The word ‘History’ without any problematisation is fraught with conceptual and epistemological difficulties. The breaking of the word ‘history’ into two syllables ‘his’ and ‘story’ is not only male-centric or androcentric, but a reflection of the selectivity and biases associated with history. Following the invention of writing, human beings shifted from the pre-industrial practice of storing and transmitting received knowledge through orality to literature. The shift from oral culture to literary culture affected the discipline of history. Until the invention of writing and later the printing press, human beings had collective ownership of history. Stories were created to enjoin group solidarity, as well as enforcing didactic values.
The introduction of writing and the printing press has had an enduring effect on human beings. Writing has encouraged individualism, by breaking the collective ownership of history. Individuals, therefore, construct history reflecting their idiosyncrasies, whims, and caprices. While literary culture predated the intrusion of Arabs and Europeans in the lives of Africans, focusing on Egypt and Ethiopia, modern literary culture in much of so-called Black Africa is one of the enduring legacies of colonialism. Colonialism, thus, presaged the marginalisation of some aspects of African history by the early nationalists. Taking a cue from colonial historiography, which focused on what the colonialists constructed as important and worthy of documentation, many African historians in the 1960s focused on the ‘big’ things of the flow of events in Africa. They focused on politicians, chiefs, religious leaders, and rebels. This pushed some of the unsung heroes into obscurantism. Certainly, this is the tragedy of social history in much of Africa.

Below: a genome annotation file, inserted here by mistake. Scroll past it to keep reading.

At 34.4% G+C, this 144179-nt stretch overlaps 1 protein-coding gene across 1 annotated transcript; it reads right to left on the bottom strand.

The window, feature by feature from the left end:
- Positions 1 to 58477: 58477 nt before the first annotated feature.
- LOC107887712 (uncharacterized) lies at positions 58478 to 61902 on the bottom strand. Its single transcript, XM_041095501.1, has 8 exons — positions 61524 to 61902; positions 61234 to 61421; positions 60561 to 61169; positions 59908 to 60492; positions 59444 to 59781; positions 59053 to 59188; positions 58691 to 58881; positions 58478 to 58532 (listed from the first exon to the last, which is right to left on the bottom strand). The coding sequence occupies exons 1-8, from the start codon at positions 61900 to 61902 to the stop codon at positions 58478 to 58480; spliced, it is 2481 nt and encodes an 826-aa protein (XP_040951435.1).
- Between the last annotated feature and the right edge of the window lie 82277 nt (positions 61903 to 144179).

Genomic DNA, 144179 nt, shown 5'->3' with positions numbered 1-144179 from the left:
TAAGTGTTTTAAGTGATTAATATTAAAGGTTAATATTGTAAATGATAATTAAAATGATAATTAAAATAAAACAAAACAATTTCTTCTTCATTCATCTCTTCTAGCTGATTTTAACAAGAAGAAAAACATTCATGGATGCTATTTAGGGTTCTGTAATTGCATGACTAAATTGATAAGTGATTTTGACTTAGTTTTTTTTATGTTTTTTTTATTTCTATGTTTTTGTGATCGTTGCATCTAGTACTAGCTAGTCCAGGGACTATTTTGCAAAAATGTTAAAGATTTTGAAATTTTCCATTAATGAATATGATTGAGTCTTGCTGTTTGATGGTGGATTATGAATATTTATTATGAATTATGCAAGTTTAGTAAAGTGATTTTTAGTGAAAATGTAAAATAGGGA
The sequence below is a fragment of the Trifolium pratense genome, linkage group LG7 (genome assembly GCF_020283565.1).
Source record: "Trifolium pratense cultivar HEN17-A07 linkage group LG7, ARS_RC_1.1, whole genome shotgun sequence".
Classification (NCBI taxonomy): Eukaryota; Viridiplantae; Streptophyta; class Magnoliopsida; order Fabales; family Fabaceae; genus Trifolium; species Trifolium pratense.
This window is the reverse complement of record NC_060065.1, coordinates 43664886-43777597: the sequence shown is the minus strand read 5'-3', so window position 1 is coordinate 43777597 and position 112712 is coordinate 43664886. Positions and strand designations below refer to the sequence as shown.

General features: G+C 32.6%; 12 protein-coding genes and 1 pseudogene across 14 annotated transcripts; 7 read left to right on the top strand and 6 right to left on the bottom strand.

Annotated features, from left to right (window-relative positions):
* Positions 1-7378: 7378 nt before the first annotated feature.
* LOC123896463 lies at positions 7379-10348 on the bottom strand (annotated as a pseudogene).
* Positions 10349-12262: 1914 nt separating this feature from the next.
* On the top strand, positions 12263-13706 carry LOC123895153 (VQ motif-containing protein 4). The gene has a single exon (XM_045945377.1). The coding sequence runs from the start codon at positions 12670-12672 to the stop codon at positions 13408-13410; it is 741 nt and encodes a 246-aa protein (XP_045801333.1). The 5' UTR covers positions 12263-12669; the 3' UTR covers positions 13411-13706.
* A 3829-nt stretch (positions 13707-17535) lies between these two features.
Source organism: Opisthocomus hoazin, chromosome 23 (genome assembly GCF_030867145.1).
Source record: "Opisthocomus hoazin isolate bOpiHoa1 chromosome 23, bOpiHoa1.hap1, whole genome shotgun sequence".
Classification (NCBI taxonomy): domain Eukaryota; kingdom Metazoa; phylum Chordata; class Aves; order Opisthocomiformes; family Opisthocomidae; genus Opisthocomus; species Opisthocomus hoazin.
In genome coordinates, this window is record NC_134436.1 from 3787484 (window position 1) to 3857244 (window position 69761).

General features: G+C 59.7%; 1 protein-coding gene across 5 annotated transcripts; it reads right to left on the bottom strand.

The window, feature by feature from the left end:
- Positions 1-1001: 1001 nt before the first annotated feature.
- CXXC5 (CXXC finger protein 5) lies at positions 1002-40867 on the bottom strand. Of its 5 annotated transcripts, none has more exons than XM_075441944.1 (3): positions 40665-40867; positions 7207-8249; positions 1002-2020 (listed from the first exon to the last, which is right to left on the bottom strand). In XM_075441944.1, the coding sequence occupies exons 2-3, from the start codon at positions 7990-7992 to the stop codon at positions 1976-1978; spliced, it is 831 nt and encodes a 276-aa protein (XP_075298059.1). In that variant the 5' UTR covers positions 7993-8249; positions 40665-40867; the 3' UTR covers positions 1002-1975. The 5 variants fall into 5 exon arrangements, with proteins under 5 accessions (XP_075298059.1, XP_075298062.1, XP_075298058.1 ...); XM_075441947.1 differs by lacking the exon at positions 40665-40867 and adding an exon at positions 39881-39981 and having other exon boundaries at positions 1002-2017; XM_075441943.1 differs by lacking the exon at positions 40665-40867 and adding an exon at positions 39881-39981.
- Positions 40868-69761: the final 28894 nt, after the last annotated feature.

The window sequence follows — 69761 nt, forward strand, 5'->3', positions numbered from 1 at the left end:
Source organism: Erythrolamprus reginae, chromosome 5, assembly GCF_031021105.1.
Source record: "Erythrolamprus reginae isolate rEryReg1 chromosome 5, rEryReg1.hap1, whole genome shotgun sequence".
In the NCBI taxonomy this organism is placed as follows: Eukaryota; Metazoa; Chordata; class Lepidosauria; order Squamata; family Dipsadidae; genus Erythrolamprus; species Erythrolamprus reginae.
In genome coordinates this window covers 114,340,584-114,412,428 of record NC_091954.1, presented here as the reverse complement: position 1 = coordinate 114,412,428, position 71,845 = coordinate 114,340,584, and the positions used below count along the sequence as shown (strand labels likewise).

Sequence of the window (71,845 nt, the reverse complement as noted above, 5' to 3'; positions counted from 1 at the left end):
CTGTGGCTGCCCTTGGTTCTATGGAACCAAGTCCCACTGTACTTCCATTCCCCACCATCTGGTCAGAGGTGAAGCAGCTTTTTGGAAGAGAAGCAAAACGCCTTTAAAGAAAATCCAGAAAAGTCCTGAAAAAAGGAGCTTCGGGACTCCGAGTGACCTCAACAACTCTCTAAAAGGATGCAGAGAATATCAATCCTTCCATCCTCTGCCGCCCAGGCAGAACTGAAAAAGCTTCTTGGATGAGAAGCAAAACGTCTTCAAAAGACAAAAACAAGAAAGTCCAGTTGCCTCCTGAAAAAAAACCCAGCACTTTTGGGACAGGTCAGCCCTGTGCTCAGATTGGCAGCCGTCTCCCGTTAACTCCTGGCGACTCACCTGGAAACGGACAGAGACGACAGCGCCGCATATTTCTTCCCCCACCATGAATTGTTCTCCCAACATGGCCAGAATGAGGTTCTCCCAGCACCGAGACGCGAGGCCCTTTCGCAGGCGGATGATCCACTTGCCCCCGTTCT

Today (July 17, 2019) was a good day because it marked one of the attempts to break the mental chains of Euro-centric historiography about Africa by an accomplished Ghanaian historian, Prof. De-Valera NYM Botchway of the University of Cape Coast, UCC (affectionately known as either University of Competitive Choice or University of Commendable Casfordians). He launched his book, Boxing is no cakeway: Azumah ‘Ring Professor’ Nelson in the Social History of Ghanaian Boxing. The book masterfully departs from the legacy of European historiography of Africa by focusing on Azumah Nelson, who moved from the margins of life to the core of it. The transition of Prof. Azumah from the periphery to the core of life, from urban slum to a global icon is emblematic of the fruit of hard work, honesty, and humility. It is the case of success chasing excellence!
At about 11 years, my generation in Zongos got to know about Azumah Nelson. We would stay deep into the night to catch a glimpse of most of his ‘gladiator savviness’. While my generation never watched the fight between Azumah Nelson and Wilfredo Gómez Rivera, the Puerto Rican former professional boxer and three-time world champion, on December 8, 1984, we constructed any fierce fight in Maamobi as one of ‘Azumah vs Gómez’. His pugilistic abilities astounded most of us! We could easily relate to Azumah because he emerged from a ‘backwater’ community to the epicentre of the world. It was, therefore, a delight to have met him and listened to the metanarrative about his life today. His life embodies a fusion of fate and faith.
What became the highlight of the book launch was the screening of short videos of Azumah’s professional life. One of the videos that showed Azumah Nelson brandishing the flag of Ghana, while saying repeatedly, ‘I am a Ghanaian and I am proud of Ghana and Africa’. In 2008, the Ghanaian ethnomusicologist and former head of the Department of African Studies (now Centre of African and International Studies), Prof. N.N. Kofie, remarked that African boxers, particularly Azumah Nelson, are more courageous than African scholars. In other words, the ring professor, Azumah Nelson, is more diligent and consistent in defending his national pride than Ghanaian scholars. Indeed, boxing is a game that provides an arena, where racism is temporarily neutralised. In the philosophy of Nelson Mandela of South Africa, who was an amateur boxer, the ring provides a ‘raceless’ space for people of all social and political backgrounds to demonstrate strength, wit, and agility.